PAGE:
The illustrations don’t look like one might expect a children’s book to look. These four characters don’t have faces; on some pages, they’re just a few quick (looking) lines. Yet they move. They are evidence of the kind of hard work it takes to make something look so simple. Or, as the oft-quoted and attributed-to-many saying goes, I would have made it shorter if I had more time. For as simple as it seems, it’s clear that Mackesy took his time, toiling over every brushstroke, thinking long and hard about every bit of dialogue. It’s brilliantly patient, slow, and quiet. It gives space for reflection, usually just a sentence of two on a two-page fold.
The book is a conversation between these four characters that feels like it could go on forever.
The mole’s introduction to the boy is, “I’m so small.” To which the boy responds, “Yes, but you make a huge difference.” This calls back to Dr. Seuss’ “a person’s a person, no matter how small.” This seems to be a theme of the book—the vast and incredible hugeness of the world, our relatively small yet meaningful existence, as well as the power of friendship, love, and kindness. “Being kind to yourself is one of the greatest kindnesses,” the mole says. And this book is inherently kind. It’s more than deserving of Barnes & Noble’s distinction. However, I do worry the book will look too old for some kids who would love its simple drawings and easy-to-understand and yet profound ideas if given a chance. It would make for perfect bedtime reading and discussion. In many ways, it reminds me of A.A. Milne’s Winnie the Pooh, which frequently depicts simple, innocent, and meaningful dialogue between Pooh and his friends.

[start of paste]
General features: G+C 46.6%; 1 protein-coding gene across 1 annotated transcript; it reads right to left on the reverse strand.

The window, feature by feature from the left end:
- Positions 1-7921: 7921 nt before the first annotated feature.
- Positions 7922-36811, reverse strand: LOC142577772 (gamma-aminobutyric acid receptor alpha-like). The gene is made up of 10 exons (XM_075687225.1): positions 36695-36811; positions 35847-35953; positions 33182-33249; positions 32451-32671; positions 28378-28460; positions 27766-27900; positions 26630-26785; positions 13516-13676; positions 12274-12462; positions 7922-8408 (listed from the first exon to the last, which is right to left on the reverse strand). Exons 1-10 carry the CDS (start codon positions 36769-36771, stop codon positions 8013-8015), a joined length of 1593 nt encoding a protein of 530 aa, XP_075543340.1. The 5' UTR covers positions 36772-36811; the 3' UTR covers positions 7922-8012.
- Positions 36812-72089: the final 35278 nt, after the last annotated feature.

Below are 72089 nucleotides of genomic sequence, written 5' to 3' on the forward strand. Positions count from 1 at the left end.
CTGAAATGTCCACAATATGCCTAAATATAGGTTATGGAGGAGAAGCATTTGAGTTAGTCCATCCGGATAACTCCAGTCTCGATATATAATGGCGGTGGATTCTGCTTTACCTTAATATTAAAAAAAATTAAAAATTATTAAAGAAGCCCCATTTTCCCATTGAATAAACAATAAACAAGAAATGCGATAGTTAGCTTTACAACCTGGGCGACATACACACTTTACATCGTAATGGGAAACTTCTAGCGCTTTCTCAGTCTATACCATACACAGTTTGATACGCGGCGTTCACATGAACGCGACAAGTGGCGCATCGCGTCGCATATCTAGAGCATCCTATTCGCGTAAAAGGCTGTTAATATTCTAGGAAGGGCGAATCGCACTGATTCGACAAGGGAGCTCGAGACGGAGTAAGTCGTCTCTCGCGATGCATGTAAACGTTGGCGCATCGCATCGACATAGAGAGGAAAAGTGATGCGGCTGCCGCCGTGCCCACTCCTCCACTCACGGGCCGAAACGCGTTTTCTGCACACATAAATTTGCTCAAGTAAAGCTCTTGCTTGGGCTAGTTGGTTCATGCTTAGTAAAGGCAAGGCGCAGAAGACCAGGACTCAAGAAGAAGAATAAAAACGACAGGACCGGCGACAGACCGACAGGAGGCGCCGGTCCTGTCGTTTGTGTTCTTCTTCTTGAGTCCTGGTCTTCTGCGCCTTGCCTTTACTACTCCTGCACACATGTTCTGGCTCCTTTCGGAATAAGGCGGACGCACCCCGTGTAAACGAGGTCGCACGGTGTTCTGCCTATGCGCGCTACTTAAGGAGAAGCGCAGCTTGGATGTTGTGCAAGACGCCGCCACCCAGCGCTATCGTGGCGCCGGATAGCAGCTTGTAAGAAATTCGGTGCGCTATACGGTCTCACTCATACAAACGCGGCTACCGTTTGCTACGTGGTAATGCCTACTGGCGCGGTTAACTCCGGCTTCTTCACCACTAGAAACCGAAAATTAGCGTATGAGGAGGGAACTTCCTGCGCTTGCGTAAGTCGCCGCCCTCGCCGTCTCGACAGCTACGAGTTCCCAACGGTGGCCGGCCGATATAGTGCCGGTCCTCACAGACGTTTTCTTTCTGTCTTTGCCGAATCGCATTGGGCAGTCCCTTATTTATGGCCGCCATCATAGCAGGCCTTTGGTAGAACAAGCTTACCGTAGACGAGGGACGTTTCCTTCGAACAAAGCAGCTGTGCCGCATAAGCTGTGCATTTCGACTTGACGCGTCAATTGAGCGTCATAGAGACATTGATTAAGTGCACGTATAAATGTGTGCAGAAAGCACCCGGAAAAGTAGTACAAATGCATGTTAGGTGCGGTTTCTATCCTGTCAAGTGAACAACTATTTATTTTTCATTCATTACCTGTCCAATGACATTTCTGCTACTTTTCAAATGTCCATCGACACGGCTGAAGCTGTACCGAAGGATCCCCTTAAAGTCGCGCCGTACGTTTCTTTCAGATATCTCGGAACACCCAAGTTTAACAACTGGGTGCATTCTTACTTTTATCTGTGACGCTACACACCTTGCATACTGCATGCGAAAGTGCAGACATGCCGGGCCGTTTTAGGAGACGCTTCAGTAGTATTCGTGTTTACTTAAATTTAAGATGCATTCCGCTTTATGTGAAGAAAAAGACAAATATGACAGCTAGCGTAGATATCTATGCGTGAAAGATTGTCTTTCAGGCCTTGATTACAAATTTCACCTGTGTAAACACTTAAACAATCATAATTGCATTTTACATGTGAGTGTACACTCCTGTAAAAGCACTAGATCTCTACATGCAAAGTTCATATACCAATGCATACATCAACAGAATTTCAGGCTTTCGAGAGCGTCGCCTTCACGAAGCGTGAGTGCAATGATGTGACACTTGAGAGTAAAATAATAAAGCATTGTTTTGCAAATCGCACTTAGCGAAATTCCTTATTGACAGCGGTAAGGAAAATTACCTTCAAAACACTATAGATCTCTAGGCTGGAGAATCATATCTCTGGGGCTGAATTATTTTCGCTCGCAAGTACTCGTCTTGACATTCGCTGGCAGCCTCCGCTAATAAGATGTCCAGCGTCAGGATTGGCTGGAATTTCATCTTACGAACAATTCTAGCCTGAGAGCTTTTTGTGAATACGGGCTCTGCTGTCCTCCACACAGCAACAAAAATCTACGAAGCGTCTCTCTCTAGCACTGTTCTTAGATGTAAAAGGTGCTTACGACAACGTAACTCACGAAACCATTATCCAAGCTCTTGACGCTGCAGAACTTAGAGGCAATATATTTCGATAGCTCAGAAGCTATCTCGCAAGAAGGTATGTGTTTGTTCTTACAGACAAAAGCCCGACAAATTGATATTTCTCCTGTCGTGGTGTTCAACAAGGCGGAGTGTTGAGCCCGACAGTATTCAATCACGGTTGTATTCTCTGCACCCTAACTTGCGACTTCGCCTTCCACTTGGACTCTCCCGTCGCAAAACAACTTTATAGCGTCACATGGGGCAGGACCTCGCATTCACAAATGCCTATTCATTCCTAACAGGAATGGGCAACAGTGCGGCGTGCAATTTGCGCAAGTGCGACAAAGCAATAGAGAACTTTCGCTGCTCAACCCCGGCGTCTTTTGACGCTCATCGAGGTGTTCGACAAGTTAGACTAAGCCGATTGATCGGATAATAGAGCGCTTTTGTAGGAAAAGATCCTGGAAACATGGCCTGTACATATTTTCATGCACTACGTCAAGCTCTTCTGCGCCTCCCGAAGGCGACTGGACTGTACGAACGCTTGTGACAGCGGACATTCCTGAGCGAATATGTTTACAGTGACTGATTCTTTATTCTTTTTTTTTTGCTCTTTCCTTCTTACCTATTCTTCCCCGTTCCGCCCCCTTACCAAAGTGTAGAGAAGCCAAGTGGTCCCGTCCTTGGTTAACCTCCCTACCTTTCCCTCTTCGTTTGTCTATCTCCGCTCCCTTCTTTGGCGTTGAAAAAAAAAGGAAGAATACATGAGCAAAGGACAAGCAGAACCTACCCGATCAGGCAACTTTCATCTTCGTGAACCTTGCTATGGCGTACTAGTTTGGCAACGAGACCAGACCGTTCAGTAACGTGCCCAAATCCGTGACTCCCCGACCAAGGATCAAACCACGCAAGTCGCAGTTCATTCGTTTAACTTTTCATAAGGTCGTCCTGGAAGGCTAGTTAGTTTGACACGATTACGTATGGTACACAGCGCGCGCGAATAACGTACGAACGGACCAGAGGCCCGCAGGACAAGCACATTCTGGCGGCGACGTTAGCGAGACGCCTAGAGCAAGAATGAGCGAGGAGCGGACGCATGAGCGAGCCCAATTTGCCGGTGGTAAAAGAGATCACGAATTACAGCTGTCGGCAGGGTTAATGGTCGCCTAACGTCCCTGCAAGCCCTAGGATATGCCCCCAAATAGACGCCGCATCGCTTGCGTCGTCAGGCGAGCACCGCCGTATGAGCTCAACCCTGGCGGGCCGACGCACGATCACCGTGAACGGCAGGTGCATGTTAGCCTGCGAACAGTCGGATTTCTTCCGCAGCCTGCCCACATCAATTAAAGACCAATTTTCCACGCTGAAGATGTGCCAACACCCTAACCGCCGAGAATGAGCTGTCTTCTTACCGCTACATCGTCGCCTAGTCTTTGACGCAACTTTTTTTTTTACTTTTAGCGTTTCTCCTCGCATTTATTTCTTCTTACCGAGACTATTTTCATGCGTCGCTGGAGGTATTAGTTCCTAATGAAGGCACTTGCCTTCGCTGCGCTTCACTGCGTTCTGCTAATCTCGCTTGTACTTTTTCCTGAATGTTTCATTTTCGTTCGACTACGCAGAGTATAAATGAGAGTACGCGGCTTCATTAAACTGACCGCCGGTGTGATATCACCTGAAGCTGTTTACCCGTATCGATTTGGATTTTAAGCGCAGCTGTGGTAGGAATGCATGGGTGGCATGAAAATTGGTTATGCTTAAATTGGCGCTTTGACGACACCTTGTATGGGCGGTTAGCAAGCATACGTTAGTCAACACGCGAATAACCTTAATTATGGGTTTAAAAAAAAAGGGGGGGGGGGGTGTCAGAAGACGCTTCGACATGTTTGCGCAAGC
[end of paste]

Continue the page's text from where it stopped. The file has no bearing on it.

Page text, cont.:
The Boy, The Mole, The Fox and The Horse’s opening pages are Mackesy’s letter to his readers, much more text than you’ll see in the rest of the book. “The boy is full of questions,” he writes, “the mole greedy for cake. The fox is mainly silent because he’s been hurt by life. The horse is the biggest thing they have encountered, and also the gentlest. They are all different, like us, and each has their own weaknesses. I can see myself in all four of them, perhaps you can, too.” I can.
Though we don’t learn much of any of these characters’ past or future, we love them anyway; they are us.
With his broad strokes, Mackesy has left this book almost a blank page, inviting us, his readers, to color in our own lives and personal struggles. It’s a remarkably thoughtful and visually stunning book that would be a fantastic holiday gift (hint: everyone whose list I’m on) for readers of all ages.
“I hope this book encourages you, perhaps,” Mackesy writes, “to live courageously with more kindness for yourself and for others.” I think it will. But where do I put it on the shelf?
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About The Blogger
Erika Nichols-Frazer is a freelance writer and editor, as well as the part-time Communications Manager at the Children’s Literacy Foundation. She has an MFA from the Bennington Writing Seminars. She won Noir Nation’s 2019 Golden Fedora fiction prize and has been nominated for a Pushcart prize. Her work has appeared or is forthcoming in HuffPost, Literary Orphans, Noir Nation, Lunate, OC87 Recovery Diaries, Please Do Not Remove: A Collection Celebrating Vermont Literature and Libraries, and elsewhere. She is a reader for Literary Orphans. She lives in Vermont.